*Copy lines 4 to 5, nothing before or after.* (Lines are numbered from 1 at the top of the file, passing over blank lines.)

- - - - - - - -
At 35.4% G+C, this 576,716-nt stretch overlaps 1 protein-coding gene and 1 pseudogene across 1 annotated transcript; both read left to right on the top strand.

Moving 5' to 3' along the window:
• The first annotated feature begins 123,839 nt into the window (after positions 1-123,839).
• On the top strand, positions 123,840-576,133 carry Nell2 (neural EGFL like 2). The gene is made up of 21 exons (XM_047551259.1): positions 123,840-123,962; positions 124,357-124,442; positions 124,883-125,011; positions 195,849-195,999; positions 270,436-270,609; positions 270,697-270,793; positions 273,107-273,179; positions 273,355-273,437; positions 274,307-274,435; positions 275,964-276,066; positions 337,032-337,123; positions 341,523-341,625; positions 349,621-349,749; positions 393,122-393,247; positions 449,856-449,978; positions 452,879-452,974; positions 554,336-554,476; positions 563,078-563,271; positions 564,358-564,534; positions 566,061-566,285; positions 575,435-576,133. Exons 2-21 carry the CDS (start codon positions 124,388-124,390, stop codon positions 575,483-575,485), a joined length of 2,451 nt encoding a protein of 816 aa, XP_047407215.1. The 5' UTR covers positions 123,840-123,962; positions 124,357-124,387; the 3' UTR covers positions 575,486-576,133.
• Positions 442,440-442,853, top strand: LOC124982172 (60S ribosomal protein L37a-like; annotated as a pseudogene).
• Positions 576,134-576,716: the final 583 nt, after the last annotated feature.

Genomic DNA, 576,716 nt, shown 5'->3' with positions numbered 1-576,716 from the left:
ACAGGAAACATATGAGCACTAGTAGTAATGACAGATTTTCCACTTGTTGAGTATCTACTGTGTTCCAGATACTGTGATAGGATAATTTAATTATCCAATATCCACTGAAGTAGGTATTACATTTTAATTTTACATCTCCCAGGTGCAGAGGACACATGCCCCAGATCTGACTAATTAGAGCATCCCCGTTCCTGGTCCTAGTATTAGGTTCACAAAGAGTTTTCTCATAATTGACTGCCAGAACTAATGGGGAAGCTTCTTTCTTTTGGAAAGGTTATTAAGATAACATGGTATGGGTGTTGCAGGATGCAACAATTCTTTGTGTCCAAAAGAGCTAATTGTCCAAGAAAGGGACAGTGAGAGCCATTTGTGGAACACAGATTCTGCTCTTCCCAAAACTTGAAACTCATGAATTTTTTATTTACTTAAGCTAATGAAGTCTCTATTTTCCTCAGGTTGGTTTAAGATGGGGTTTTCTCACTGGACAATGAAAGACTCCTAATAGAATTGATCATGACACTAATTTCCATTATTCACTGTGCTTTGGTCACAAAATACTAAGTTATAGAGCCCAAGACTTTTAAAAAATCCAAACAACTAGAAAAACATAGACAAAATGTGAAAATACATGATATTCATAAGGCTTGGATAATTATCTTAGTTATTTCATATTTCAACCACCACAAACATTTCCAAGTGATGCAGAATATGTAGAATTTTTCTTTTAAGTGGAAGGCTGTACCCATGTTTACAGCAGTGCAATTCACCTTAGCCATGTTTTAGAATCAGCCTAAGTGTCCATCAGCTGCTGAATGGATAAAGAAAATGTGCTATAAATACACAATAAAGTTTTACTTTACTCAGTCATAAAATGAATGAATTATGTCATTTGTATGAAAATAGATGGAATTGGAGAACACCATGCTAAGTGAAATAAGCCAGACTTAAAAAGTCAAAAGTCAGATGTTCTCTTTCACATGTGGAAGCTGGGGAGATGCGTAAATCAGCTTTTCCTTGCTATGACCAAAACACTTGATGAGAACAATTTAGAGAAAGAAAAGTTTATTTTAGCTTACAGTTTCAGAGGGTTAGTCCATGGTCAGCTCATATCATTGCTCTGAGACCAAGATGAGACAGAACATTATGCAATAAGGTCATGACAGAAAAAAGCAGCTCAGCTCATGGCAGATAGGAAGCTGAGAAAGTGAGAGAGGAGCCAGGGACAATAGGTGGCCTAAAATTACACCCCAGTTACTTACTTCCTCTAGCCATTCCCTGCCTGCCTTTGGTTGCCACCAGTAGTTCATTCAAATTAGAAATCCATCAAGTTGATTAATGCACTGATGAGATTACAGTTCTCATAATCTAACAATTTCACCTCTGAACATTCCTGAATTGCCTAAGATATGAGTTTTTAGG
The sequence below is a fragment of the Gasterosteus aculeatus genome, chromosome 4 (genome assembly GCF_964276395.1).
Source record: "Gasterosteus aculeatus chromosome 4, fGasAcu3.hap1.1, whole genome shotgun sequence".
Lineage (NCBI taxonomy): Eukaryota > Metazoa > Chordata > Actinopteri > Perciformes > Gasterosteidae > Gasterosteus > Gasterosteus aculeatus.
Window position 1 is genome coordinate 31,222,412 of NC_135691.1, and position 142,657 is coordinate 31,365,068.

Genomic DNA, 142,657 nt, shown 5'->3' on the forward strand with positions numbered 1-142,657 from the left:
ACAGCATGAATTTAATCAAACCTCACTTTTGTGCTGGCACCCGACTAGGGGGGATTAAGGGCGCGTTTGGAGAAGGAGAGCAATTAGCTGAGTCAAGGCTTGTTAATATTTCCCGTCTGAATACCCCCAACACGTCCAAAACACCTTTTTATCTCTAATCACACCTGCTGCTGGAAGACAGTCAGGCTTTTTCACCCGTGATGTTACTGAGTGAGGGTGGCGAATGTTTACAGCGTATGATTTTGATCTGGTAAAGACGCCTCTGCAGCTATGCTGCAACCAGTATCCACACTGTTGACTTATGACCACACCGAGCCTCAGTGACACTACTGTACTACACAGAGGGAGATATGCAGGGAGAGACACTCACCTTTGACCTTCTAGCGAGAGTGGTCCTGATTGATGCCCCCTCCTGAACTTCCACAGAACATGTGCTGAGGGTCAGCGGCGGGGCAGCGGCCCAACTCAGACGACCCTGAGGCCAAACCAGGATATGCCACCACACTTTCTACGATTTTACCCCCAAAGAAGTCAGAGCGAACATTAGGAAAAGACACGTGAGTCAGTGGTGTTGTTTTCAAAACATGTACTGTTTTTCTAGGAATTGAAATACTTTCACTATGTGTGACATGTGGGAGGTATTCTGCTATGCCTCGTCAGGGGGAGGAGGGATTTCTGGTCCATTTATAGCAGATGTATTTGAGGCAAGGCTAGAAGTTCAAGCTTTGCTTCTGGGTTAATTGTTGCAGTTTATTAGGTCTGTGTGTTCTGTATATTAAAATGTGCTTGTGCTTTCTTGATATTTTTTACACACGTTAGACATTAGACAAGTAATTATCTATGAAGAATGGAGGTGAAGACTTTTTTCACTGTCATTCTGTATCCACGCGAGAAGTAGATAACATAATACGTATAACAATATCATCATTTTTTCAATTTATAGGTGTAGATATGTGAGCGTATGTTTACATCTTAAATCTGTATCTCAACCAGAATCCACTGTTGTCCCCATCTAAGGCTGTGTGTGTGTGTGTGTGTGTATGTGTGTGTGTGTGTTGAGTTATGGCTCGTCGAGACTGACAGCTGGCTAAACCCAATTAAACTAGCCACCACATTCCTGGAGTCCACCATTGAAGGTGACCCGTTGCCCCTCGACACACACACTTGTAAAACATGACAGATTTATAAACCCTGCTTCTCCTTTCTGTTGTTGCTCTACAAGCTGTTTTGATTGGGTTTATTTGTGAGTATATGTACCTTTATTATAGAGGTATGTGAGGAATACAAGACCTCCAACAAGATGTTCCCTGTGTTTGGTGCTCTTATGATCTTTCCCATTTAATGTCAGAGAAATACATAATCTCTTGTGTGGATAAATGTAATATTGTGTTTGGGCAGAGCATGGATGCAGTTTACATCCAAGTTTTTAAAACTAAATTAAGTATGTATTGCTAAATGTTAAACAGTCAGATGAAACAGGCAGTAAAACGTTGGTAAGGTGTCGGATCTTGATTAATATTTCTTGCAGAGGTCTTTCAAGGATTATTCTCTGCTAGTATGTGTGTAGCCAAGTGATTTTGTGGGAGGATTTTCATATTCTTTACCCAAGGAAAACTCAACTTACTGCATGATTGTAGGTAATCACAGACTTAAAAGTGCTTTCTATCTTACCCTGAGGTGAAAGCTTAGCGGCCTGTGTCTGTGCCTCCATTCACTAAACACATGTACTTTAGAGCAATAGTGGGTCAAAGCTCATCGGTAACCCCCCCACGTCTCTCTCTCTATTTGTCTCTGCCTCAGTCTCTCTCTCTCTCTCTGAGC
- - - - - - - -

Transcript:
• On the top strand, positions 123,840-576,133 carry Nell2 (neural EGFL like 2). The gene is made up of 21 exons (XM_047551259.1): positions 123,840-123,962; positions 124,357-124,442; positions 124,883-125,011; positions 195,849-195,999; positions 270,436-270,609; positions 270,697-270,793; positions 273,107-273,179; positions 273,355-273,437; positions 274,307-274,435; positions 275,964-276,066; positions 337,032-337,123; positions 341,523-341,625; positions 349,621-349,749; positions 393,122-393,247; positions 449,856-449,978; positions 452,879-452,974; positions 554,336-554,476; positions 563,078-563,271; positions 564,358-564,534; positions 566,061-566,285; positions 575,435-576,133. Exons 2-21 carry the CDS (start codon positions 124,388-124,390, stop codon positions 575,483-575,485), a joined length of 2,451 nt encoding a protein of 816 aa, XP_047407215.1. The 5' UTR covers positions 123,840-123,962; positions 124,357-124,387; the 3' UTR covers positions 575,486-576,133.
• Positions 442,440-442,853, top strand: LOC124982172 (60S ribosomal protein L37a-like; annotated as a pseudogene).